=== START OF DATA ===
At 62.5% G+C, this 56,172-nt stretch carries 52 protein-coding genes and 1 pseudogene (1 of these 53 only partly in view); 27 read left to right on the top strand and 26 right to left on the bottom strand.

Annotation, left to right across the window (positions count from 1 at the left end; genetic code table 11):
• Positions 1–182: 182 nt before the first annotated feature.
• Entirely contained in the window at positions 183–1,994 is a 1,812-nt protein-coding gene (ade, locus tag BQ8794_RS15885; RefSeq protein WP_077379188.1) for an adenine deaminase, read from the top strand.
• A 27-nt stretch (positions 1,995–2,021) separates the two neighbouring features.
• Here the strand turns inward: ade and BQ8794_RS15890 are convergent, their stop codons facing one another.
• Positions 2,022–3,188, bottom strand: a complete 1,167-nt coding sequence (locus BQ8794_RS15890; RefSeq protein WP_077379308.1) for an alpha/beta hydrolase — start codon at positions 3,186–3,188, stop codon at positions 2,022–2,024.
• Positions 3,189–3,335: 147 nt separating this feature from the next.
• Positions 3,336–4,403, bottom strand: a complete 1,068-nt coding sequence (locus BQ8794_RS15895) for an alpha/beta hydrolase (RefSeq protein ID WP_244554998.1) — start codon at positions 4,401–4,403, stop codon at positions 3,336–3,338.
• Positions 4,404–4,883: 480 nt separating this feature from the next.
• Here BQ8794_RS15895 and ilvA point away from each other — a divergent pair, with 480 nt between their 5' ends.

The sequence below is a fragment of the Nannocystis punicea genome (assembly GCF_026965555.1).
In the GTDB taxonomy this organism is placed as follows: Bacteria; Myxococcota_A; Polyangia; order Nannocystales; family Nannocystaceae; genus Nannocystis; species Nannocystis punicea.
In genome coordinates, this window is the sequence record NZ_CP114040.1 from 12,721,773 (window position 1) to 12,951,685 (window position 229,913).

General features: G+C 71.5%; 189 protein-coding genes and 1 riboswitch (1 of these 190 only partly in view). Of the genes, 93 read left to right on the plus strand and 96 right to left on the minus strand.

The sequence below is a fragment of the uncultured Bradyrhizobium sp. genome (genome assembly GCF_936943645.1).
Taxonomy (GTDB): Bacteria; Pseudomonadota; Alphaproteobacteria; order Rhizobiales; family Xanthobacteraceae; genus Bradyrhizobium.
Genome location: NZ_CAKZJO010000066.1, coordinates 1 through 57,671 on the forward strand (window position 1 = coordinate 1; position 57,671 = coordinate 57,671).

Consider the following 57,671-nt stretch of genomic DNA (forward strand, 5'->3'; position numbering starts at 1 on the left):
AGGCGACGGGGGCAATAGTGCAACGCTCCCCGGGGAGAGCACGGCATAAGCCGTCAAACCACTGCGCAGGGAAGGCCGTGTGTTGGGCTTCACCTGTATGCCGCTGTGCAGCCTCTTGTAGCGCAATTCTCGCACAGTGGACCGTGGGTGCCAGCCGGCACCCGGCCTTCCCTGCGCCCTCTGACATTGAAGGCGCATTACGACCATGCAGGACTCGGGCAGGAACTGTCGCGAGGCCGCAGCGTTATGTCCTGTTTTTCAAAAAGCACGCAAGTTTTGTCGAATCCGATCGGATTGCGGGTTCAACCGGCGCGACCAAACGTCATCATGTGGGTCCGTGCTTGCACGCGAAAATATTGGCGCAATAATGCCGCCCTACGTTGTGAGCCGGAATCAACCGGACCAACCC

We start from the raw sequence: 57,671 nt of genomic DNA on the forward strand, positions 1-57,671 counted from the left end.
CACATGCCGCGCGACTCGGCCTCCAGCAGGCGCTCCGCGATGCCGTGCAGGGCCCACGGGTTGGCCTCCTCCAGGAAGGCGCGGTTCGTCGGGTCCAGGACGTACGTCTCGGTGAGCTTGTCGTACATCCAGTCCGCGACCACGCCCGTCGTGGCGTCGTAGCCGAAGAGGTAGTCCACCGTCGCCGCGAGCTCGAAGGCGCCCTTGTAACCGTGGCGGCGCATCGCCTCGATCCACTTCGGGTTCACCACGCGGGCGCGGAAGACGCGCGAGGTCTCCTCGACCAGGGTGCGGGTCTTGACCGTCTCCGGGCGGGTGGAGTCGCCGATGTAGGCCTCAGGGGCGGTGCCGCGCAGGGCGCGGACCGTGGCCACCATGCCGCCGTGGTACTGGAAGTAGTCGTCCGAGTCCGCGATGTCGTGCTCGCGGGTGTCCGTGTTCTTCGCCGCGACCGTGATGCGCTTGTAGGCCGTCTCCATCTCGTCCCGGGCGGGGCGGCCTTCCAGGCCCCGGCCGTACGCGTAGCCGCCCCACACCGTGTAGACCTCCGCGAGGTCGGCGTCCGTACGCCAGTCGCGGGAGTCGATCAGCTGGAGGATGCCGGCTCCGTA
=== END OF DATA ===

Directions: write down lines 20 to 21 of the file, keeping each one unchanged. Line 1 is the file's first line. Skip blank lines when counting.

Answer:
AGGCGACGGGGGCAATAGTGCAACGCTCCCCGGGGAGAGCACGGCATAAGCCGTCAAACCACTGCGCAGGGAAGGCCGTGTGTTGGGCTTCACCTGTATGCCGCTGTGCAGCCTCTTGTAGCGCAATTCTCGCACAGTGGACCGTGGGTGCCAGCCGGCACCCGGCCTTCCCTGCGCCCTCTGACATTGAAGGCGCATTACGACCATGCAGGACTCGGGCAGGAACTGTCGCGAGGCCGCAGCGTTATGTCCTGTTTTTCAAAAAGCACGCAAGTTTTGTCGAATCCGATCGGATTGCGGGTTCAACCGGCGCGACCAAACGTCATCATGTGGGTCCGTGCTTGCACGCGAAAATATTGGCGCAATAATGCCGCCCTACGTTGTGAGCCGGAATCAACCGGACCAACCC

We start from the raw sequence: 57,671 nt of genomic DNA on the forward strand, positions 1-57,671 counted from the left end.